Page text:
Pima County was the last of the four original counties established in1864.  It was the second largest, reaching south of the Gila River and covering almost the entire Arizona portion of the Gadsden Purchase.  As time went on, the counties of Maricopa, Pinal, Cochise, Graham and Santa Cruz were carved out of it.  Today, it covers 9,184 square miles.

The name “Pima” came from the Spaniards traveling through this area.  During their journeys, they came across the Indians.  The Spanish gave them the name Pima, after asking them their name and their response was “pim.”  This word actually means “no,” but the term stuck.  The county and the Indians living here still hold onto the name Pima. 

Tucson is the county seat.  It was also the Arizona Territorial Capital from 1867 to 1877.  The town was also selected to be the home of the University of Arizona.  In 1891, classes began with just 32 students and 6 teachers.  Needless to say, the school has grown.  Currently, it is one of the top research universities in the nation and Tucson is the second largest city in Arizona.

Pima County has countless attractions for visitors to see.  The Mission of San Xavier del Bac began construction in 1793 and was completed in 1797.  Since its completion, it has served the Tohono O’odham Indian community.  There is a museum located near the mission, where you will find more information.  Those in the area sometimes refer to the mission as “The Dove of the Desert.”  It is a beautiful sight set against the desert landscape. Services are still conducted today.  Saguaro National Monument is actually divided into two sections.  One is located to the east of Tucson and other is to the west.  The eastern part has a drive through the magnificent saguaros.  There is a visitor center, hiking trails and picnic areas available.  The western section also has a driving tour, hiking trails, visitor center and picnic area.  This monument is a perfect place to learn more about the Sonoran Desert and how important the giant saguaro is to those living here.  In 1937, the Organ Pipe Cactus National Monument was created to protect the organ pipe cactus living in this region.  There are over 250 species of birds and animals living at the monument.  Two drives through the monument allow visitors to see some of the rare cactus.  The Buenos Aires National Wildlife Refuge was established to protect the fragile riparian environment in this area.  Endangered bobwhite quail, Gambel quail, mule deer and javelina live in this region.  Those traveling to the refuge should find out more about where to hike, before heading out.  The Catalina State Park covers 5,500 acres near the base of the Santa Catalina Mountains.  The park offers numerous hiking trails that cross scenic areas.  A unique section of the park is the equestrian center.  The center provides trailer parking and riding trails.  Bird watching, camping and picnicking are more of the activities that visitors enjoy during a trip to the park.  Sabino Canyon Recreational Area is a gorgeous canyon within the slopes of the Santa Catalina Mountains in the Coronado National Forest.  Visitors will be amazed at the numbers of wildlife.  There is a tram available to take those up to the higher sections of the other trailheads.  Sabino Canyon is located just northeast of Tucson.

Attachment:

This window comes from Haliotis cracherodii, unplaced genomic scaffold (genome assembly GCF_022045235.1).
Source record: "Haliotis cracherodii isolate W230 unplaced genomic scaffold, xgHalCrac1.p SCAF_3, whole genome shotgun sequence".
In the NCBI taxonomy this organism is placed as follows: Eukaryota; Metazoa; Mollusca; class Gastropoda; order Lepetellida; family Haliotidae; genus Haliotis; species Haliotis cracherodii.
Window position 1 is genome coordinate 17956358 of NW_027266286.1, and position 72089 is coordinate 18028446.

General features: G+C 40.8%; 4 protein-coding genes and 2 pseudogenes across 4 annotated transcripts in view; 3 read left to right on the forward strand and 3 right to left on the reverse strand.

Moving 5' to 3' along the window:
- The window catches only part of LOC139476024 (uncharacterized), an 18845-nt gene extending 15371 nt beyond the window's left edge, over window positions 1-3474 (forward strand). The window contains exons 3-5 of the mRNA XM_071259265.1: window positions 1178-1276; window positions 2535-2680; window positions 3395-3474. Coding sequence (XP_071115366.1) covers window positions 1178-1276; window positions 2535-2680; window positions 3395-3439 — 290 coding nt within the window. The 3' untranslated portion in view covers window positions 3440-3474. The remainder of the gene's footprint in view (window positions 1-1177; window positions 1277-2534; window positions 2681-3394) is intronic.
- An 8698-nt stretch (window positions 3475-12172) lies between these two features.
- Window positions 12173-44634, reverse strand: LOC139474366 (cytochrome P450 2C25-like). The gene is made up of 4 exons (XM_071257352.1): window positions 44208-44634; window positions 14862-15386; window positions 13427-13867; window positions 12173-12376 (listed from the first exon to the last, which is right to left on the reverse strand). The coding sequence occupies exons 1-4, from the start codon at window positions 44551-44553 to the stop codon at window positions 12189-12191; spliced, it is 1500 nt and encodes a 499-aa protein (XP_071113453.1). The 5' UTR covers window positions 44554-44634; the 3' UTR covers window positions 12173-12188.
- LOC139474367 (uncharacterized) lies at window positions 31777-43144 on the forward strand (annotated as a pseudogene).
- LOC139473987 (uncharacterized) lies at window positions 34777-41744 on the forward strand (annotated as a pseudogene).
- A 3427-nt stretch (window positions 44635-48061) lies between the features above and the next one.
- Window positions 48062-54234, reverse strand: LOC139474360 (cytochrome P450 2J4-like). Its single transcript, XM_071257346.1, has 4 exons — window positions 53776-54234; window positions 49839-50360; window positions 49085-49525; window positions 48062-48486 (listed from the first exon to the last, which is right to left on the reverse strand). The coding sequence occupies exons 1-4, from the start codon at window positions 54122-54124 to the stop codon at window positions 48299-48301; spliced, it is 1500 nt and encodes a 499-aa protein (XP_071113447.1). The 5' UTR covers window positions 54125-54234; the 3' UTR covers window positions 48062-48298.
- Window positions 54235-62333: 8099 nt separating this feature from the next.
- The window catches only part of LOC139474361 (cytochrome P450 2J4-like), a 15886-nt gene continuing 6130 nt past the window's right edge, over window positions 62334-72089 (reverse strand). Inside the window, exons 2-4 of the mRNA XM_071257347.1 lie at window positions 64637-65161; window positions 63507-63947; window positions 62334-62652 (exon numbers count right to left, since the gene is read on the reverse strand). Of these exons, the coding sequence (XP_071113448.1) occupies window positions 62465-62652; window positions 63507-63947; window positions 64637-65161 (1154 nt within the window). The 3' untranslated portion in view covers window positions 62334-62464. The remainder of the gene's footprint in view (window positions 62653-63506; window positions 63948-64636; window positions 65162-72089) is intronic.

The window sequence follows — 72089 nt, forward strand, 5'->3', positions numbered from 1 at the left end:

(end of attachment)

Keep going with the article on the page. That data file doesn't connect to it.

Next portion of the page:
Pima County has wonderful scenery for those to explore.